Electronystagmography should be considered in cases with associated dizziness (3).

Neuroimaging is of utmost importance in the evaluation of these patients and always should precede LP. Patients suspicious for PC syndrome (young, obese females with PT) should undergo a brain magnetic resonance imaging (MRI) study combined with an MRV at their initial evaluation. Although in the literature, MRI findings of PC syndrome have been reported as normal in the majority of patients (26) (with the exception of an empty sella and/or small ventricles), a controlled study of 20 such patients disclosed flattening of the posterior sclera in 80% of patients, empty sella in 70%, distension of the perioptic subarachnoid space in 45%, enhancement of the prelaminar optic nerve in 50%, vertical tortuosity of the orbital optic nerve in 40%, and intraocular protrusion of the prelaminar optic nerve in 30% (27). Head MRV is obtained to eliminate stenosis/obstruction of the dural venous sinuses (12-14,28).

Serologic testing should be individualized and may include erythrocyte sedimentation rate, thyroid function tests, electrolytes, calcium, phosphorous, blood urea nitrogen (BUN), creatinine, serum cortisol, serum vitamin A level, and antinuclear antibodies (26).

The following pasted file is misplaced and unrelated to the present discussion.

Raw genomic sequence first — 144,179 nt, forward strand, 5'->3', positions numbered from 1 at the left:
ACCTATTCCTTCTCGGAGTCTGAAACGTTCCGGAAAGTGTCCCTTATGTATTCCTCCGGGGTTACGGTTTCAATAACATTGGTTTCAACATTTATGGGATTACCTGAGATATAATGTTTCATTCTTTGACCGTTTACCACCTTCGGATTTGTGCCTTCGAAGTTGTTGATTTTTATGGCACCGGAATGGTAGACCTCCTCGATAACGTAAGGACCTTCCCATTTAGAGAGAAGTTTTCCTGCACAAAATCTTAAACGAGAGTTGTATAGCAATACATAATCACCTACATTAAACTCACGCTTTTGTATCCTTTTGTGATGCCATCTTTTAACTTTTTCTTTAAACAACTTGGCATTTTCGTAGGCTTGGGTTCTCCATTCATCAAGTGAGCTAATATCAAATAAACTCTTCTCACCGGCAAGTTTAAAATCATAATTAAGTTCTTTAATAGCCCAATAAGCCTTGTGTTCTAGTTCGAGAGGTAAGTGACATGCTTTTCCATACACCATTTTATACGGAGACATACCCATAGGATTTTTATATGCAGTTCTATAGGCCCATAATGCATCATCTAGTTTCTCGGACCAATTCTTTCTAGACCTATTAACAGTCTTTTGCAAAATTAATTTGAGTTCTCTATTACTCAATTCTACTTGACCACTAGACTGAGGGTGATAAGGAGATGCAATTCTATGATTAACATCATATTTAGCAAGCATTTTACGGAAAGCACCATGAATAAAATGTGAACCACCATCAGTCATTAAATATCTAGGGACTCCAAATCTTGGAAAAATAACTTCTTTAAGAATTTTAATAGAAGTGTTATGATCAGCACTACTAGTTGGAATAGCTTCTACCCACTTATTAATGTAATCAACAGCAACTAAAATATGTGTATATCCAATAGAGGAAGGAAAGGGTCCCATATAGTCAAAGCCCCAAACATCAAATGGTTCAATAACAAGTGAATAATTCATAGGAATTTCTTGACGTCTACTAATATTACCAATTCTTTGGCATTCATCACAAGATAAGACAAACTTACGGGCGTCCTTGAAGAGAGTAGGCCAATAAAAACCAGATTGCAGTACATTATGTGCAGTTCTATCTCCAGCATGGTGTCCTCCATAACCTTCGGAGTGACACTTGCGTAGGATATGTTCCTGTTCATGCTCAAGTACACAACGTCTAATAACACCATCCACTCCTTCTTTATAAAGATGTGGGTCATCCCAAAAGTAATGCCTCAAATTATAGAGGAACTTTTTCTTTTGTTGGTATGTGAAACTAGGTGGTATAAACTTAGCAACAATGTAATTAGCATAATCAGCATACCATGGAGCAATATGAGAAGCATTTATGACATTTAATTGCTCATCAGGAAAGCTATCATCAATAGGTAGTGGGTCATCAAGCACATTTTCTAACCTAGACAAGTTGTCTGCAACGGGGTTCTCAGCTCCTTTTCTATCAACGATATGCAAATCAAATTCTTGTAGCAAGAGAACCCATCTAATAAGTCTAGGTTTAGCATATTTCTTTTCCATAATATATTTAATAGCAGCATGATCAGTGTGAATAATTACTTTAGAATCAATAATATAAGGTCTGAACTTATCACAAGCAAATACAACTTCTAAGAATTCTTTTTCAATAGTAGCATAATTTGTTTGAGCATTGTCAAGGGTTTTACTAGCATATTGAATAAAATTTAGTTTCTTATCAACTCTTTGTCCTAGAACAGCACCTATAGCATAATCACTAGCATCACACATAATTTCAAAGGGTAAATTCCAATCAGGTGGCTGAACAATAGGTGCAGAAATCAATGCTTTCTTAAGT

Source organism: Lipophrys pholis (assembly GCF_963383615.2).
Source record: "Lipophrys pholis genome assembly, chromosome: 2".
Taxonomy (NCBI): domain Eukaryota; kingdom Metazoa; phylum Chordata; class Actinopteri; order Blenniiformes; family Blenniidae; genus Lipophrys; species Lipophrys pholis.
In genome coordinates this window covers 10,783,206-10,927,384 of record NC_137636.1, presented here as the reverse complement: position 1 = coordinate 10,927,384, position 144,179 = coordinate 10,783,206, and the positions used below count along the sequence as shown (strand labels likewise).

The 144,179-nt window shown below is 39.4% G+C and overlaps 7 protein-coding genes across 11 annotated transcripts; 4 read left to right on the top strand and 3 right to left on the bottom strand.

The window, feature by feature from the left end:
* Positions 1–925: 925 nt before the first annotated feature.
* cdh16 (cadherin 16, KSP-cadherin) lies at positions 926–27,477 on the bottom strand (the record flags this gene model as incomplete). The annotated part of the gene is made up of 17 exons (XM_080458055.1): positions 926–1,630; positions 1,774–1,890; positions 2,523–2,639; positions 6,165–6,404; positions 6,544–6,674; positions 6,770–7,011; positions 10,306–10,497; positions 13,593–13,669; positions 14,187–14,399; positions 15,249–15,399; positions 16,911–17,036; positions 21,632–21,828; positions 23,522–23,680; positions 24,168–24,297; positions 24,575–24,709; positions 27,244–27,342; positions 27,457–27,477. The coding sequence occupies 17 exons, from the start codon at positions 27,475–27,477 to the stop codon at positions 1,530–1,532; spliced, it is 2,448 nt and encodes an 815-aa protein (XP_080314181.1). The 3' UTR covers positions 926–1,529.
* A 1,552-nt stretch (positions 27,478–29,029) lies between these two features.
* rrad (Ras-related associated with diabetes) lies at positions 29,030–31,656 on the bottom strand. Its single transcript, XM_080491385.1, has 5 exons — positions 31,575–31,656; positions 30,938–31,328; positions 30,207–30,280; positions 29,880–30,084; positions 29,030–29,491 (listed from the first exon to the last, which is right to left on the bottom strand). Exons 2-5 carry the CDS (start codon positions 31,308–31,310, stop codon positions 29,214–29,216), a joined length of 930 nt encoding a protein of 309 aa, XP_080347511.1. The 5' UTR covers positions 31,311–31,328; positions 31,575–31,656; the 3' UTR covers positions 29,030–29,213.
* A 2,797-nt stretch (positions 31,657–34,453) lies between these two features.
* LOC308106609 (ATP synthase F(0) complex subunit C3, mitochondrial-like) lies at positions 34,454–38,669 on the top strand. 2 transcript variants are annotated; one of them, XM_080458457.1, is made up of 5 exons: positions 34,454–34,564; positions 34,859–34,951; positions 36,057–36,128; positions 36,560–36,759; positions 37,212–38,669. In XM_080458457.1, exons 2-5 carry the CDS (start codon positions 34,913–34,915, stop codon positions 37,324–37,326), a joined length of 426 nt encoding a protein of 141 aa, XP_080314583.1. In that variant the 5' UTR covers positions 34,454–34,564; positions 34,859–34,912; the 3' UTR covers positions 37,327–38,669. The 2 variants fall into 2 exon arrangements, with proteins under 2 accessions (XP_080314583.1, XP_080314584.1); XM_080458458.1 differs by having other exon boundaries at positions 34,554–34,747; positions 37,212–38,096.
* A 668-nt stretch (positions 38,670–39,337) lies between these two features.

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FIGURE 2 (A) Audiogram of a patient with PT and pseudotumor cerebri syndrome. Left low-frequency hearing loss is present. (B) Normalization of hearing loss while digital pressure is applied over the right internal jugular vein and the masking PT is eliminated. Abbreviation: PT, pulsatile tinnitus.


The goals of management are to normalize ICP, prevent loss of vision, relieve PT and headache, and treat comorbidities.

Since the majority of these patients are obese females, some even morbidly obese, it is very important to make them aware of the relationship between their body weight and PC syndrome. Consultation with a dietician is essential; weight reduction results in decrease or resolution of symptoms (29).

Comorbidities, such as obstructive sleep apnea, gastroesophageal reflux, hypertension, diabetes mellitus, and hyperlipidemias, should be detected early on and addressed aggressively, as well.

Acetazolamide inhibits choroid plexus carbonic anhydrase and reduces CSF production by 50% to 60% (30). The recommended dose is 250 mg three times a day or 500 mg twice a day (31). PT may decrease with this treatment; however, it seldom subsides unless it is combined with weight loss.

Recently there has been some anecdotal evidence that the antiepileptic medication Topamax® (topiramate) is effective in PC syndrome. One of topirimate's mechanisms of action is inhibition of carbonic anhydrase, although this effect is weaker than that of acetazolamide. Furthermore, a potential side effect of Topamax is weight loss, which would be beneficial to many PC patients. Currently, we have no clinical experience with topiramate at our institution.